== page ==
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Posted 26 March 2012 | By Alexander Gaffney, RAC
A report issued last week by the Institute of Medicine (IOM) calls on the US Food and Drug Administration (FDA) to become involved in the development of so-called "omics"-genomics, proteomics, metabolomics and epigenomics technologies-in order to provide guidance and better evaluate products used in clinical applications.
The lack of "clearly defined development and evaluation processes has caused several problems," wrote IOM in a statement released 23 March. "The regulatory steps that investigators and research institutions should follow may be ignored or misunderstood. As a result, flaws and missteps can go unchecked."
IOM recommended FDA develop guidance for developers of omics-tests, saying "scientific and clinical progress in omics test development will be accelerated if these recommendations are broadly adopted."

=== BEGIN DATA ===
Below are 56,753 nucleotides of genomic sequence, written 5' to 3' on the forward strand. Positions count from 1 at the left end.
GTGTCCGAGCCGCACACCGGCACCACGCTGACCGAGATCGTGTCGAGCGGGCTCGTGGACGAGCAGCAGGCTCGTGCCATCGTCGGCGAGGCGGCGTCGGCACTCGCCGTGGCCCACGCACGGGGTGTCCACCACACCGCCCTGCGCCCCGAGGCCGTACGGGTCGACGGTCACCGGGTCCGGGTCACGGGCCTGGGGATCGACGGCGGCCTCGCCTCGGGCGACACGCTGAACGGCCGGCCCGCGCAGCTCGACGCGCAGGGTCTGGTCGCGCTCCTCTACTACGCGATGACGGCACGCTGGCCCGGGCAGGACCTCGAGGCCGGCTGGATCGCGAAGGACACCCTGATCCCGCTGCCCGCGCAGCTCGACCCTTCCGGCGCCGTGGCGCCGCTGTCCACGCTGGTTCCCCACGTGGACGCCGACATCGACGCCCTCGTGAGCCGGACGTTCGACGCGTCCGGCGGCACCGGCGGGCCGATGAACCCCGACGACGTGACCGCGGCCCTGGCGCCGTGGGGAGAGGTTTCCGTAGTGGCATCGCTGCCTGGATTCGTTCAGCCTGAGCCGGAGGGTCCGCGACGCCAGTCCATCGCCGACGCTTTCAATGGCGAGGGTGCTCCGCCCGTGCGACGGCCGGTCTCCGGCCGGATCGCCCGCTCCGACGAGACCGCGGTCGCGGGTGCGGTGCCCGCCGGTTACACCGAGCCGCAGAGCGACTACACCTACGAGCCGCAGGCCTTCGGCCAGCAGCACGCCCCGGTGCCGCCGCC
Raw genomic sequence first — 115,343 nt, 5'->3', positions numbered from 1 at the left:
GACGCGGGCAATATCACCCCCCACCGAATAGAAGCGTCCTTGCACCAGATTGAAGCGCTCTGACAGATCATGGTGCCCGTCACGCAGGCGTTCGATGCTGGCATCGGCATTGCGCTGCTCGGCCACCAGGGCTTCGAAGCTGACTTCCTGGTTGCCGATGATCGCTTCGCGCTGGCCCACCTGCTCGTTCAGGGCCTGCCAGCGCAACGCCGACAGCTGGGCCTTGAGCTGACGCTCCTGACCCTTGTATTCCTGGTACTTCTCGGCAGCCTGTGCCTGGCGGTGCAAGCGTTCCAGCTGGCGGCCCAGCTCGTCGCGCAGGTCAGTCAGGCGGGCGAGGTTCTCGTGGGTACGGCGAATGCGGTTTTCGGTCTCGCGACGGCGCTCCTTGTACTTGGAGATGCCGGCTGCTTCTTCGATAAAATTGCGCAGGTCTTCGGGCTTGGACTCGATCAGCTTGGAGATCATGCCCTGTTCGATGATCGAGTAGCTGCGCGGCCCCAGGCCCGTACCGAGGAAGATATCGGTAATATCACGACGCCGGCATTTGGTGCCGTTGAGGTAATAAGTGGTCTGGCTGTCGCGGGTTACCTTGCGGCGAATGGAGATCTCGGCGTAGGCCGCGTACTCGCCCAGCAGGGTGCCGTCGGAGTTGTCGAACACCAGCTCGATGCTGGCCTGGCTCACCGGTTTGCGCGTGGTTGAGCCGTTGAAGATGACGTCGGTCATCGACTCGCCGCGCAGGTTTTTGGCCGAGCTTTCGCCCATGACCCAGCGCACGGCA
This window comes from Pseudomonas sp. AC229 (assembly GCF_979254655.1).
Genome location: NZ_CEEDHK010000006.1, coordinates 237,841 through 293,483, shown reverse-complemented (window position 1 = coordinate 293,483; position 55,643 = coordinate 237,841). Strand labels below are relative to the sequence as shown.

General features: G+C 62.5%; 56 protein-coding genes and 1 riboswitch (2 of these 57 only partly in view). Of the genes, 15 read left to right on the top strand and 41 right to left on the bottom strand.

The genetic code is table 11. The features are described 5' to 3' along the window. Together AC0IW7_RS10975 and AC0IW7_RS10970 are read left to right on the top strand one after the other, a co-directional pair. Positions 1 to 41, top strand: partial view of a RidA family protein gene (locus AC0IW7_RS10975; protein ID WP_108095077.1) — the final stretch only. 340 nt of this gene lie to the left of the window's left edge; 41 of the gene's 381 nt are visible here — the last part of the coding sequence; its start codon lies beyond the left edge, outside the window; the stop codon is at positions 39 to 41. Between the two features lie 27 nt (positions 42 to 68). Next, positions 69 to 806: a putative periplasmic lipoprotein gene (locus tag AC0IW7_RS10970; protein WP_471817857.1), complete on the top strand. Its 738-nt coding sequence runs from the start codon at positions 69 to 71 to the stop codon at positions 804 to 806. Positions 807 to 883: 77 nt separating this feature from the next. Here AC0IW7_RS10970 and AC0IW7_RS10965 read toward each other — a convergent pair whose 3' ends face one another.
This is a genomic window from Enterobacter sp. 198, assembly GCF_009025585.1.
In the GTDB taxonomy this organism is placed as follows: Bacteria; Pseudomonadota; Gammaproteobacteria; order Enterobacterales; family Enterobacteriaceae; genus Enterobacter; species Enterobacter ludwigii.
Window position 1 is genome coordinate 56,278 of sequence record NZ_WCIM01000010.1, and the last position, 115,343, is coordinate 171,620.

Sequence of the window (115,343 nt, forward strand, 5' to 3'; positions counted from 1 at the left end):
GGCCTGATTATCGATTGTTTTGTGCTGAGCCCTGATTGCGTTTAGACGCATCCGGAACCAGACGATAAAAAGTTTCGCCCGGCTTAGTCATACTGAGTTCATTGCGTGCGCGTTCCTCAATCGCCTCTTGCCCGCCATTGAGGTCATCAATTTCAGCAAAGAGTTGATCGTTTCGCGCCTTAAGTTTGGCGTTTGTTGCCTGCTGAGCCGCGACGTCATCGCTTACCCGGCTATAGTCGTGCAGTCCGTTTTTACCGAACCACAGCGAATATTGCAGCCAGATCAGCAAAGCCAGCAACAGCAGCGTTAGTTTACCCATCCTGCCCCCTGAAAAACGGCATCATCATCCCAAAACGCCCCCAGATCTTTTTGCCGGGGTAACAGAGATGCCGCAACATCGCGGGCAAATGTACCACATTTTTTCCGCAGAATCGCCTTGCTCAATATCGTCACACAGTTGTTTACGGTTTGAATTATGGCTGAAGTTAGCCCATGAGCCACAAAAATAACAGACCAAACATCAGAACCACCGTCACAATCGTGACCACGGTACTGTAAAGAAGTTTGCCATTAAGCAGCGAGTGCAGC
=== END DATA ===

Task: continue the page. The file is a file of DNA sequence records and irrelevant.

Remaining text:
IOM - Evolution of Translational Omics: Lessons Learned and the Path Forward
IOM Report Recommends Evaluation and Validation Process to Prevent Problems Associated With Turning 'Omics' Research Into Clinical Tests
Biocentury - IOM calls for more scrutiny of 'omics' tests
Tags: LDTs, Epigenomics, Metabolomics, Proteomics, Genomics, Recommendation, Omics, IOM, Report, Latest News, study, guidance
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